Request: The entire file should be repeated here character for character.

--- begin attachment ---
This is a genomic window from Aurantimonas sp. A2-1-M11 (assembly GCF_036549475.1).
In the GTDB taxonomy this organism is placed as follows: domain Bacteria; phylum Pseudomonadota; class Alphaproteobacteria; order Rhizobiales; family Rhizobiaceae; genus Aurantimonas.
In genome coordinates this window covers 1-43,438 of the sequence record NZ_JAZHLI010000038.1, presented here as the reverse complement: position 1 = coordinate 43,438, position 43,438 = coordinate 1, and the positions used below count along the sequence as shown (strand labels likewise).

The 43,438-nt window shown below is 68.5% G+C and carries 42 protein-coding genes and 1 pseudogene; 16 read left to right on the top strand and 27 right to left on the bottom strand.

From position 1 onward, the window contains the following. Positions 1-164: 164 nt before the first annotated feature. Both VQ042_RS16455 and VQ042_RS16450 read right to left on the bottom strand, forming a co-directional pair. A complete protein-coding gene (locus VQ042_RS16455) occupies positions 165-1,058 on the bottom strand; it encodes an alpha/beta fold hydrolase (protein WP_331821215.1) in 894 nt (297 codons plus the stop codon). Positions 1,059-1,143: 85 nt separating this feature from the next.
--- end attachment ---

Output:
This is a genomic window from Aurantimonas sp. A2-1-M11 (assembly GCF_036549475.1).
In the GTDB taxonomy this organism is placed as follows: domain Bacteria; phylum Pseudomonadota; class Alphaproteobacteria; order Rhizobiales; family Rhizobiaceae; genus Aurantimonas.
In genome coordinates this window covers 1-43,438 of the sequence record NZ_JAZHLI010000038.1, presented here as the reverse complement: position 1 = coordinate 43,438, position 43,438 = coordinate 1, and the positions used below count along the sequence as shown (strand labels likewise).

The 43,438-nt window shown below is 68.5% G+C and carries 42 protein-coding genes and 1 pseudogene; 16 read left to right on the top strand and 27 right to left on the bottom strand.

From position 1 onward, the window contains the following. Positions 1-164: 164 nt before the first annotated feature. Both VQ042_RS16455 and VQ042_RS16450 read right to left on the bottom strand, forming a co-directional pair. A complete protein-coding gene (locus VQ042_RS16455) occupies positions 165-1,058 on the bottom strand; it encodes an alpha/beta fold hydrolase (protein WP_331821215.1) in 894 nt (297 codons plus the stop codon). Positions 1,059-1,143: 85 nt separating this feature from the next.